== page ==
[iDC] wrapping up: "new media" education curricula/potentials
tobias c. van Veen
tobias at techno.ca
Tue Jan 30 11:22:48 EST 2007
> Would anyone wish to volunteer a story about an influential
> teacher or mentor who impacted their development as an artist or scholar?
There are two contrasts which taught me more about education than listing
syllabi -- that between the negotiatior and the knife.
First, the knife. In the third year of my undergraduate education in English
Honours (an underground mafia of critical theorists, marxists, feminists,
and continental philosophers) I ended up in a two term seminar simply titled
"Theory." A somewhat notorious seminar for its drop-out rate: this seminar
went from a healthy bunch of 25 to about 8 within 30 days. Many students
received failing grades on their first paper. They were not encouraged to
return. Those of us who were doing well were pushed even harder: the
comments on our papers were brief and penetrated beyond the paper itself, a
kind of samurai incision to the work that reduced it to nothingness. The
professor was like a zen master: the comments were koans, the lectures
parables of emptiness. The professor in question was highly trained in
deconstruction and psychoanalysis, a feminist and lesbian, expert in law,
computer technology, James Joyce and senior faculty. She was a product of
the critical '60s left. It was a taste of what university might have meant:
if we were to assume a certain mantle, we had to work for it by questioning
the desire and all desire itself, beginning with our desire to be there.
Thus the course dismantled the fragile structure of our fledgling
intellectual egos. This was not a course in deconstruction, but a course
deconstruction of our psyches to the point of trauma.
That such discipline manifested by excluding 80% of the class wasn't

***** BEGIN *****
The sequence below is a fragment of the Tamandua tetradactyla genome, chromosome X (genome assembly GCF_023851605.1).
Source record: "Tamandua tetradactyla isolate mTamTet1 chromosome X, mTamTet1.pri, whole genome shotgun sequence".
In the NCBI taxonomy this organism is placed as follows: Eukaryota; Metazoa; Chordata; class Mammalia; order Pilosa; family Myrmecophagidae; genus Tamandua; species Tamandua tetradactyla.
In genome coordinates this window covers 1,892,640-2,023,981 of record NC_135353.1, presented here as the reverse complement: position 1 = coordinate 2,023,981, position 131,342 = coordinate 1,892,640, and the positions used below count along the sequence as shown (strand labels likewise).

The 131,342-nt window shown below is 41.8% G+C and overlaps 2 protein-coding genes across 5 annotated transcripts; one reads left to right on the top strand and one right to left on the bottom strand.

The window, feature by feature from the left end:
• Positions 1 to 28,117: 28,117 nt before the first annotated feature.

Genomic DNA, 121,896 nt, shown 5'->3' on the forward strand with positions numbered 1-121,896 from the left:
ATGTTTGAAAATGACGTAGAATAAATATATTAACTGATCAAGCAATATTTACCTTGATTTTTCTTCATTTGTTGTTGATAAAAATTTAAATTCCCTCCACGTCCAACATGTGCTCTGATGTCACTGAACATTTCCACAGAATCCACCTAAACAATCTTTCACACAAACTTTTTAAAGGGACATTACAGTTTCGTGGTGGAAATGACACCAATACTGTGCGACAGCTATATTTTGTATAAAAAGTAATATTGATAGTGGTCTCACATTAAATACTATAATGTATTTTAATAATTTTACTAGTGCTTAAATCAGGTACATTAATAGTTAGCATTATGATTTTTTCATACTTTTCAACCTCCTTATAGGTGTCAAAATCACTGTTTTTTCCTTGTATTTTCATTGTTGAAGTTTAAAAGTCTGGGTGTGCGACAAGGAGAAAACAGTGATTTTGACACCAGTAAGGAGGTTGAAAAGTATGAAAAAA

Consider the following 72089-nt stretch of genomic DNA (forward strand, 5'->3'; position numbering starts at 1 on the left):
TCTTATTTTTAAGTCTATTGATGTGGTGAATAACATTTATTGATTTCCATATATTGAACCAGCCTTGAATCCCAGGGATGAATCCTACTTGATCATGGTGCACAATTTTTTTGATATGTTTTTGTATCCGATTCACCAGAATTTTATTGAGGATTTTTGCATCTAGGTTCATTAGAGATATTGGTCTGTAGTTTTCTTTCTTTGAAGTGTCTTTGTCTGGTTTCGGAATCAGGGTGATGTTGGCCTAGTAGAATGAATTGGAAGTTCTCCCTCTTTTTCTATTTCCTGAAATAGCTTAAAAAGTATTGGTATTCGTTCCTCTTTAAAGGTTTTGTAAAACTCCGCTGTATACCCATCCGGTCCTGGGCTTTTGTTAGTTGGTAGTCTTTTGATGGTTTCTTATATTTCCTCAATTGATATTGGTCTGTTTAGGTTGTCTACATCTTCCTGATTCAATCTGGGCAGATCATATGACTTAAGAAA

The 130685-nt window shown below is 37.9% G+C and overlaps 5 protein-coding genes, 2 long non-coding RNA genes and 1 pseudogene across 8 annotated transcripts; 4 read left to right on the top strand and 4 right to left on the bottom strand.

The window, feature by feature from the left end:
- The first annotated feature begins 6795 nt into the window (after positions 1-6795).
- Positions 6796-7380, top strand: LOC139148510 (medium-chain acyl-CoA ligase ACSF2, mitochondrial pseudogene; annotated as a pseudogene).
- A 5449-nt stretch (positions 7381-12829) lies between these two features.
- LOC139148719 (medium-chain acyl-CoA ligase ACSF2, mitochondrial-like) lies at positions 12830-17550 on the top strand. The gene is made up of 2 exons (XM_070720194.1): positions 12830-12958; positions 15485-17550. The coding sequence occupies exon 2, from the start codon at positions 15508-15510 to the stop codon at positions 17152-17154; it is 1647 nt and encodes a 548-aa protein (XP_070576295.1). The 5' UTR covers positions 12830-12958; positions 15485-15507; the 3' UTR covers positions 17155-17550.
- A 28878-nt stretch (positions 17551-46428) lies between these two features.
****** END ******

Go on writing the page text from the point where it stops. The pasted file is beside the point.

something I reflected upon until much later: one simply had to struggle to
breath. Nonetheless, it was a kind of trauma that inspired a dedicated work
ethic and fostered an intensive critical approach. She openly posed the
question, like Brian and Luis, if university was at all a worthwhile path
for us, as students, and if in general the system held anything for us. She
wasted no time in attempting to hold everyone's hand in a grand gesture of
Second, the negotiator. Much later, as a graduate student, and perhaps more
common to many of us: the professor who enlivens the seminar by negotiating
each perspective, summarizing and catalyzing the movement of thought. An
easygoing flow, an inspiration, a wit and ready-access knowledge that flows
from all corners. Yet the program is somewhat deceptive: the generosity came
first, now the marking will be rigorous and the comments detailed to the
point of editorial overview. Excellent preparation work for the "real
world:" here, the knife is hidden behind the overcoat of the smile.
Encouraging nonetheless, but the knife remains. One learns how to perform
and negotiate in the seminar, the academic environment, and the work.
There are other models too -- but these two, the negotiator and the knife,
are archetypes, certainly not opposites, but rather movements in what
education requires if critical pedagogy is to persist: how to sharpen the
blade, which arteries to cut, and the time to slice.
tobias c. van Veen -----------++++
McGill Communication & Philosophy
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